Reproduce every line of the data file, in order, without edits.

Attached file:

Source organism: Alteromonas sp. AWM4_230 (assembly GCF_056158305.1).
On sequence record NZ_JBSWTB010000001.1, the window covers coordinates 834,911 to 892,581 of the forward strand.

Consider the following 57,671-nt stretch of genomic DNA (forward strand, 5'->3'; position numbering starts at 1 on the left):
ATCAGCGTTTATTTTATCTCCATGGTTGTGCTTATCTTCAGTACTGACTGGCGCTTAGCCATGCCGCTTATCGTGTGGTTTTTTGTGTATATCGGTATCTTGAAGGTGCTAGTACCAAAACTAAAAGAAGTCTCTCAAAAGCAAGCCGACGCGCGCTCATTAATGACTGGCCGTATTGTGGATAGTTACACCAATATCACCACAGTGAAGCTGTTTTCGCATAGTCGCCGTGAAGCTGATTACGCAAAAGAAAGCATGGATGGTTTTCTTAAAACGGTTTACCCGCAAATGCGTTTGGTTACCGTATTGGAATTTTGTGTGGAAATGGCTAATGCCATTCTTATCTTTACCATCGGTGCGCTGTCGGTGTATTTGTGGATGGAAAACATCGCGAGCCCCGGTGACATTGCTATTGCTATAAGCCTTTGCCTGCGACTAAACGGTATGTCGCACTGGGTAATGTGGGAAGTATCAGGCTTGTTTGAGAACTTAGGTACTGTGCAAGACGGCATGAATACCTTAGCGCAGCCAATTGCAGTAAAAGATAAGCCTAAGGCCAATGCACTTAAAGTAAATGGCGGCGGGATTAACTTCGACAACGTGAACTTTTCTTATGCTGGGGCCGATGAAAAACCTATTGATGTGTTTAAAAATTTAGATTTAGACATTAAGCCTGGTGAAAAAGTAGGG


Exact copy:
Source organism: Alteromonas sp. AWM4_230 (assembly GCF_056158305.1).
On sequence record NZ_JBSWTB010000001.1, the window covers coordinates 834,911 to 892,581 of the forward strand.

Consider the following 57,671-nt stretch of genomic DNA (forward strand, 5'->3'; position numbering starts at 1 on the left):
ATCAGCGTTTATTTTATCTCCATGGTTGTGCTTATCTTCAGTACTGACTGGCGCTTAGCCATGCCGCTTATCGTGTGGTTTTTTGTGTATATCGGTATCTTGAAGGTGCTAGTACCAAAACTAAAAGAAGTCTCTCAAAAGCAAGCCGACGCGCGCTCATTAATGACTGGCCGTATTGTGGATAGTTACACCAATATCACCACAGTGAAGCTGTTTTCGCATAGTCGCCGTGAAGCTGATTACGCAAAAGAAAGCATGGATGGTTTTCTTAAAACGGTTTACCCGCAAATGCGTTTGGTTACCGTATTGGAATTTTGTGTGGAAATGGCTAATGCCATTCTTATCTTTACCATCGGTGCGCTGTCGGTGTATTTGTGGATGGAAAACATCGCGAGCCCCGGTGACATTGCTATTGCTATAAGCCTTTGCCTGCGACTAAACGGTATGTCGCACTGGGTAATGTGGGAAGTATCAGGCTTGTTTGAGAACTTAGGTACTGTGCAAGACGGCATGAATACCTTAGCGCAGCCAATTGCAGTAAAAGATAAGCCTAAGGCCAATGCACTTAAAGTAAATGGCGGCGGGATTAACTTCGACAACGTGAACTTTTCTTATGCTGGGGCCGATGAAAAACCTATTGATGTGTTTAAAAATTTAGATTTAGACATTAAGCCTGGTGAAAAAGTAGGG